the myth of perfection

(overcoming a major obstacle on the path to liberation)

"Divine Mother holds two extremes: maya and liberation."

We are caught in maya, the play of our continuous illusions, drawn into what is swirling and moving and changing around us. In the fluctuations of this change, we search for stability and security. We look for the mythical perfect place outside of ourselves – the perfect job, teacher, relationship, Hatha pose, body – lawn anything that seems normal, complete and looks like it will stay the same. When you think you've found it, you can say, this is who I am, this is what I want, this is what I can do.

We believe in a life-story. Taking the threads of our days and weaving the dreams and dramas and images together, we build this story. But what is real?

We often sense indications of a reality that is just beyond, behind or below the surface of the ongoing story of our lives. The real is that magical combination of human and spiritual. The real is experiencing the essence of who we are in the present. We all have a wisdom within that connects us to a more penetrating view of life and clarity about our purpose in it. The commitment to face your reality is a potent crossroad in your spiritual life.

But the myth of perfection is strong, and can stop you on your path, challenging your decision to go forward. When the desire for perfection is too great, we don't have easy access to our own knowing – we can't act; we are afraid to make mistakes. But we are human and learn through trial and error – it keeps us humble. When we keep the image of perfection – which on the spiritual path often manifests as a holier than thou attitude – we forget our purpose as humans is to evolve and be compassionate to those around us. We lock ourselves into a prison of perfection in relationship, in work, even in our spiritual life. Looking at the facts can reveal how little we know about ourselves and who we really are.

We can make up some very creative ideas about who we are. We go out of our way to have the right clothes, the right kind of work, a perfect partner. We often define ourselves in relationship to other people. The other person reflects back what you want to be, a mirror of who you think you are. But being in a relationship can be challenging if you don't know yourself or if you project what you want onto another person. Maybe you want something that the other person can't give. Maybe you are so self-critical that you can't see yourself clearly. You need someone to reflect back at you so you can feel appreciated or so you won't feel lonely.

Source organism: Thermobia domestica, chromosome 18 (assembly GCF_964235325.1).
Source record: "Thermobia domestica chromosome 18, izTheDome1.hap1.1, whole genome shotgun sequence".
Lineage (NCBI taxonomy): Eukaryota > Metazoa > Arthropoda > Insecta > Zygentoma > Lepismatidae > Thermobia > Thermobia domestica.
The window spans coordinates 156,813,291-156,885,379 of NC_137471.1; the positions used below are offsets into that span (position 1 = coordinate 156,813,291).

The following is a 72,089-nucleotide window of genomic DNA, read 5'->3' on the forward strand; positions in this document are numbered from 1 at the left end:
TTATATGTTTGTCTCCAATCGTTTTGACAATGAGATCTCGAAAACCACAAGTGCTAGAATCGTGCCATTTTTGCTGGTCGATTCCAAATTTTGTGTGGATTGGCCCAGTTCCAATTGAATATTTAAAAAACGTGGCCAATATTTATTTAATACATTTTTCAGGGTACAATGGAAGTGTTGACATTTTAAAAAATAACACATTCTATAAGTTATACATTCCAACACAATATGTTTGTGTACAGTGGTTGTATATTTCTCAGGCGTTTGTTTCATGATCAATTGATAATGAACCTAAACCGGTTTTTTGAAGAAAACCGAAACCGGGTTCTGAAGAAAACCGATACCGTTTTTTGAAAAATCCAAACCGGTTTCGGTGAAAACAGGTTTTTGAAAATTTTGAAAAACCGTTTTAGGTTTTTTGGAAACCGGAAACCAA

Also with a perfectionist attitude, a little change seems like a big change, so big you think it can never be done, or it takes a lot of redoing and revising and the results are slow in coming. Change becomes very difficult, and the main reason is perceived criticism from others, or even from yourself. Negative thoughts take hold and grow. "I am discouraged and struggling with blame I'm trying not to give into the desire to criticize myself... the depression caught me... it's like a fog... I can't see what my mind is doing... it takes me a while to really get in touch with my emotional reactions... I want to hide from it...I feel caught." Criticizing yourself prevents you from making use of what you do know and limits what you can do.

Liberation in part is recognizing that negative concepts and habitual emotional strategies must die. In Eastern teachings, death is part of the change of life. There are constant rounds of birth and death. At a point of near death, your life flashes before you and you realize the pettiness of holding onto painful ideas and unresolved relationships that hold you back. It is like the curtain of maya is drawn back and you gain understanding and decisiveness.

In the imperfect there is perfection. Often people don't recognize their own Light. When they begin to step over the hurdle of criticism, and learn to trust themselves, life opens up. Recently, an older student in teacher training felt that she couldn't teach, that she wouldn't be able to do the poses perfectly. But she followed her body as it was, drawing on her many years of wisdom, and she now radiates Light. Her students can appreciate what she has to offer because she has an understanding of how to approach them from her own experience.

The nourishment for continuing on the path is in the small details of quality and joy and usefulness in everyday life. By recognizing these details you will develop faith in the presence of the Divine in your heart. This deepening of faith helps in facing the reality of your situation.

There is a giving part in all of us, an expansive generous part that recognizes life and its challenges and doesn't back away from changes and commitments. By developing a foundation and learning about yourself, you are stepping forward on the path of liberation. Keep learning and be an inspiration to everyone.
Swami Radhananda is president and spiritual director of Yasodhara Ashram in British Columbia, Canada.

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